So, in desultory style, I bought another of Epstein’s familiar essays (which he defines as a “line out for a walk”), and then before the summer was out I had read seven books of familiar essays and four books of literary criticism, and I was ready for any and all that he was writing or editing. So, I bought his The Norton Book of Personal Essays. Done with his (true) books, I mustered the courage to write him a note of appreciation and began to tell my friends to read him. My dad found him wonderful, and that matters because he is my dad and because he is a retired English teacher who likes authors who can make a page an anticipation of blessings. What Joseph Epstein does is make every page a delight to read, regardless of the topic – and he writes about everything. He does so with ?lan, with wit, and a touch of gentle cynicism as his tarragon.
Another of his spices is a persistent nagging about style, vocabulary, and general writerly comportment. He calls it in one of his magnificent (and very early) essays, “The State of the Lingo.” Nice Chicago-like bluster in that title. He says, “a bad word seems to send for relatives soon after its arrival.” Were he to read this essay, he’d probably be shaking his head at me for thinking I avoid bad words and their relatives, but I make it my aim to learn from noble writers like Epstein. There are others, and I include those who talk about writing intelligently – like William Safire, John Simon, William Zinsser, E.B. White (with his teacher Will Strunk), Eric Partridge, Jacques Barzun, and the Cyclopean H.W. Fowler, whose recent biography, The Warden of English (by Jenny McMorris), reveals how he could enter every English home while remaining in his desolate, Gallic island home on Guernsey. Someone had learned from him well enough to say of him, after his death, that he was “a Christian in all but actual faith.” Bad theology, perhaps, but a great use of language and a stinging barb in several directions – and Fowler had plenty of barbs himself.
He also had plenty of wishes, and he wrote a book about them. Originally called Si mihi (Latin for “If I had …”), the book was re-published (the hyphen looks better when writing of a Fowler who despised “Yankeefication”) as If Wishes Were Horses where he lays down his wishes about frankness, imagination, opinions, charity, ideas, religion, a sense of beauty, manners, philosophy, cats and wishes themselves. The Morning Post called his morsel of thoughts a “true autobiography of a second-rate soul”. For all their punctiliousness about manners and especially the swashbuckling demeanor of Americans, the English can deliver the fatal punch. His may be a second-rate soul, but his grammar and thoughts are first-rate even for the snobbish Morning Post. Who else has spoken of the “efficacy of finesse & bluff”, or “three-quarters of my leisure (which is synonymous with my time)”, or “It is, after all, the uncertainties of life that make it worth living”, or the (rather gloomy) “human progress strikes me as practical, & immortality as moonshine””? (I place my commas and period and question mark after the quotation marks because I like the English way, thanks in part to Fowler. The American choice of the double quotation marks [“”] is as overdone as Texas, but Texas has the oil and guns and we need to keep the latter there without losing the former, so I conform.)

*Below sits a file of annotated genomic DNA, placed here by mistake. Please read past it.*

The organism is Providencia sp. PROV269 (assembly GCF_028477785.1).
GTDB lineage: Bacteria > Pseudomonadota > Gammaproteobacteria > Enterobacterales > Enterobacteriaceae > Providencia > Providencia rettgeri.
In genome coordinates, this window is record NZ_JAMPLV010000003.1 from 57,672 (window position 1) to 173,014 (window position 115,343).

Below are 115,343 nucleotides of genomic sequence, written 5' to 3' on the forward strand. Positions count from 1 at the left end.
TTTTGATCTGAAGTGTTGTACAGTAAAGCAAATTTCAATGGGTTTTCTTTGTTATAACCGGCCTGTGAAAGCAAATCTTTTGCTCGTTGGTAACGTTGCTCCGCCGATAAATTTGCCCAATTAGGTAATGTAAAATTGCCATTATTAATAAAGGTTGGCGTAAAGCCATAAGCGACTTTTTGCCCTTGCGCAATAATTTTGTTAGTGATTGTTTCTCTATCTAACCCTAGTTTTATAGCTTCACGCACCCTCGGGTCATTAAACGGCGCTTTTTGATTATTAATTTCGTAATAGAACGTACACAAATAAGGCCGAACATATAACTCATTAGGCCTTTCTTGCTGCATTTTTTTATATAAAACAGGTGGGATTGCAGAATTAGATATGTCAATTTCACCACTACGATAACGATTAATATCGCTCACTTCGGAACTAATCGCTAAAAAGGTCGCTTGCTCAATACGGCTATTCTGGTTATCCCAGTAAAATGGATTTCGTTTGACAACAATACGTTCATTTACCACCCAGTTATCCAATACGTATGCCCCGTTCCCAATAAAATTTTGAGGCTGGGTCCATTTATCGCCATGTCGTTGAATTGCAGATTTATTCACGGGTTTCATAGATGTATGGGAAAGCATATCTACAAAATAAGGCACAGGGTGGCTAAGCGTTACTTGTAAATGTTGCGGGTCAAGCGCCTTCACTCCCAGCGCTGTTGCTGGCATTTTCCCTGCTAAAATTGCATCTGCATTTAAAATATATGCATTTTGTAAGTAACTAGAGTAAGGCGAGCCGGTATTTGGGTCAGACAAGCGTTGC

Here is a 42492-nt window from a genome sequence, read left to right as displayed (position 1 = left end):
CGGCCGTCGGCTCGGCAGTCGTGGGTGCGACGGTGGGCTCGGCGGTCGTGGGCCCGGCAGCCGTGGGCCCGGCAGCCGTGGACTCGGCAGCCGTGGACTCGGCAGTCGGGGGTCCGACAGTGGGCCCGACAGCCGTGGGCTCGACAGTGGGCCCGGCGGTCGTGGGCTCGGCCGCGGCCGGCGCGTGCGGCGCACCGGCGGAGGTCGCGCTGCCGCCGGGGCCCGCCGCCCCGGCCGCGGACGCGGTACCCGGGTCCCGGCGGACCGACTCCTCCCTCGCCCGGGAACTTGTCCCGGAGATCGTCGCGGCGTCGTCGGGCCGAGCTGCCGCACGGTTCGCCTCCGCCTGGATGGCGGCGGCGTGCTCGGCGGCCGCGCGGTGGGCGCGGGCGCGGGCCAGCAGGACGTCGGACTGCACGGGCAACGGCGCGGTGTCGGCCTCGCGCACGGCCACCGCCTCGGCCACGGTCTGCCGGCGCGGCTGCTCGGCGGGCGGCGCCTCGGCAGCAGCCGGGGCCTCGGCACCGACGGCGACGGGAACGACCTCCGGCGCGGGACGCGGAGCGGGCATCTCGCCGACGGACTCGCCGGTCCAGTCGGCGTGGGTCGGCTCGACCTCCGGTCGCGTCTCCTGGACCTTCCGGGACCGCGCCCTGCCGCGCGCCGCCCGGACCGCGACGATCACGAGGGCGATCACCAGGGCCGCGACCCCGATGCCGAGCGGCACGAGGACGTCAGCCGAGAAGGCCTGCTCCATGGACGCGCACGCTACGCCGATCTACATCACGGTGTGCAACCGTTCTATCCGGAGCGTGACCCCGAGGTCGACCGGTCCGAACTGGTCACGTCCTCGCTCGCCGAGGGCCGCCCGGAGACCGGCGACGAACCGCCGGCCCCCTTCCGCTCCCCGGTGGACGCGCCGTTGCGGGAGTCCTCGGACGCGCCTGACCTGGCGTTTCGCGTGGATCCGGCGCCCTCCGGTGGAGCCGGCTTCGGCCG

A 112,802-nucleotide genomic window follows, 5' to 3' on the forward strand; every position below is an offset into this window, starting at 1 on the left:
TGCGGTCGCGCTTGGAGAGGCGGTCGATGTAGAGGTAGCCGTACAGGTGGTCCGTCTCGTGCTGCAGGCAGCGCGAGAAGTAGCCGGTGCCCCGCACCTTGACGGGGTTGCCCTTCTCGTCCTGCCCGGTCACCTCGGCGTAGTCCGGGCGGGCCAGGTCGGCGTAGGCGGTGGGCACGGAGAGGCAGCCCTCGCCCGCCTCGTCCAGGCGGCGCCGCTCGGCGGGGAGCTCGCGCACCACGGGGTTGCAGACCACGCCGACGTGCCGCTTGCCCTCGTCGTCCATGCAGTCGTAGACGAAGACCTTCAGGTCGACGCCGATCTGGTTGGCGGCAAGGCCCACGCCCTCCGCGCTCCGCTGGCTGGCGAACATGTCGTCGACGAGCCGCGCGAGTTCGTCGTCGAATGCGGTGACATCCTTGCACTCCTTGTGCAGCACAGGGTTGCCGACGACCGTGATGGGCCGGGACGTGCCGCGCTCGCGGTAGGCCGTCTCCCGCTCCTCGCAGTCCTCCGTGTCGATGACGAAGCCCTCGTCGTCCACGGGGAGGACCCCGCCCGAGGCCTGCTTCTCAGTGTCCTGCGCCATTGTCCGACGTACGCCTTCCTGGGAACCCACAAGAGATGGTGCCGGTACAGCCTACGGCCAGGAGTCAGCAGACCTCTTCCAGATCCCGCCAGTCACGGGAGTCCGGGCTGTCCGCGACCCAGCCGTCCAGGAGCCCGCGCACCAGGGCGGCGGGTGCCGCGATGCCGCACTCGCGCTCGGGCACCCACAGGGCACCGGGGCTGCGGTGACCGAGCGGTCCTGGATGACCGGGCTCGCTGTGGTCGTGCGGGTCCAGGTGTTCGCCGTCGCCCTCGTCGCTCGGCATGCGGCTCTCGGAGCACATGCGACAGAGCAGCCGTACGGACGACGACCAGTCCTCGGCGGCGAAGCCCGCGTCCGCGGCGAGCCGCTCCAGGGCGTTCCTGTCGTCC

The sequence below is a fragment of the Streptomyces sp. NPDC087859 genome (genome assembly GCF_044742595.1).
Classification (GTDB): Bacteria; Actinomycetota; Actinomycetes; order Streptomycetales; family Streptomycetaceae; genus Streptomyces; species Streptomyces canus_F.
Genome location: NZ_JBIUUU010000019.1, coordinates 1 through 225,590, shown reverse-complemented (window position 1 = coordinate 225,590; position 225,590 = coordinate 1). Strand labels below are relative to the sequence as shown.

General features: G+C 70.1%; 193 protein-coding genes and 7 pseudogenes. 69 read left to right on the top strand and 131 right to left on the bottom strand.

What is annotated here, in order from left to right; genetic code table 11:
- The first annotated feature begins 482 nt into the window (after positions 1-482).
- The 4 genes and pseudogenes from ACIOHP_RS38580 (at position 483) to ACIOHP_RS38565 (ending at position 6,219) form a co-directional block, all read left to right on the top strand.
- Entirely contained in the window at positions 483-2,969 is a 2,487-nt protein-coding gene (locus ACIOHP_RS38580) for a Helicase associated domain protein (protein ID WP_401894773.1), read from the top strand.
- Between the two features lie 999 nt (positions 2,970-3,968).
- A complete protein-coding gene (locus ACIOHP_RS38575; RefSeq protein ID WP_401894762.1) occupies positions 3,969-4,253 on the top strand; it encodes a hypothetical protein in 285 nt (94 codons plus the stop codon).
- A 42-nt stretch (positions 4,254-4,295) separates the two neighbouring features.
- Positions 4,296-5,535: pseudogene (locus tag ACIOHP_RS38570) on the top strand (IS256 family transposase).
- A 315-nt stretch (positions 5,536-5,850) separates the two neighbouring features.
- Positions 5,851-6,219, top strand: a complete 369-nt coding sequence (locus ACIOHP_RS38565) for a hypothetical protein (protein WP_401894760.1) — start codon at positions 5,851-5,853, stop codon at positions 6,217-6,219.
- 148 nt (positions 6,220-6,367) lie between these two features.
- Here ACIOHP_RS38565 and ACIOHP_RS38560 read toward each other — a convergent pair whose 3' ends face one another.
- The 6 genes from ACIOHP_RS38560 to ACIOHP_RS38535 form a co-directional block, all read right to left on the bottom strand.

Some who write on writing are not full of moonshine, but some are – like Anne Lamott and Annie Dillard, who have done some nice writing but who are not yet up to snuff when it comes to telling us how to write. If I want to know what ought not to be written, I pay more attention to the likes of William Safire or Bill Walsh – who ought to know as Copy Desk Chief for the Washington Post – and whose title is worth the price of the book, Lapsing into a Comma. I confess to title seduction; I succumbed to Peter Bowler’s snob-inviting The Superior Person’s Book of Words and I occasionally dip into an entry or two on high-hat words. If you use “alliaceous” after an Italian dinner and your hearer knows you mean “tasting of garlic,” you will be surprised and perhaps disappointed that you did not get a leg up. Since Bowler’s book is arranged in an abecedarian order, I skip ahead to a later entry: “Time,” you say, “is a nepenthe,” and you mean that your sorrow will eventually dissipate over time – if you say this – you will have passed Bowler’s test. Snobs are fond of what Anne Fadiman has described in her delightful “The Joy of Sesquipedalians” (in Ex Libris: Confessions of a Common Reader) – words of uncommon length, like making a point by using “ithyphallic” or darkening the climate with “kakodemon”. Anne Fadiman is not a common reader and I don’t use words like this, except in play and essays, but I favor writers who know their meanings.
Does that make me a snob? Not according to Joseph Epstein’s Snobbery: The American Version, even if he does quote a fair sampling of the English, who do know first-hand something about snobbery. Epstein: “The essence of snobbery, I should say, is arranging to make yourself feel superior at the expense of other people.” We are all snobs now and again, but my love of language, of style, of vocabulary, and of the person who puts on paper a sentence that combines insight in a way that sparkles is not snobbery. But it does lead me to writers and thinkers that many simply don’t read, and we are back to the shelves of Barnes & Noble where the common American does not stand.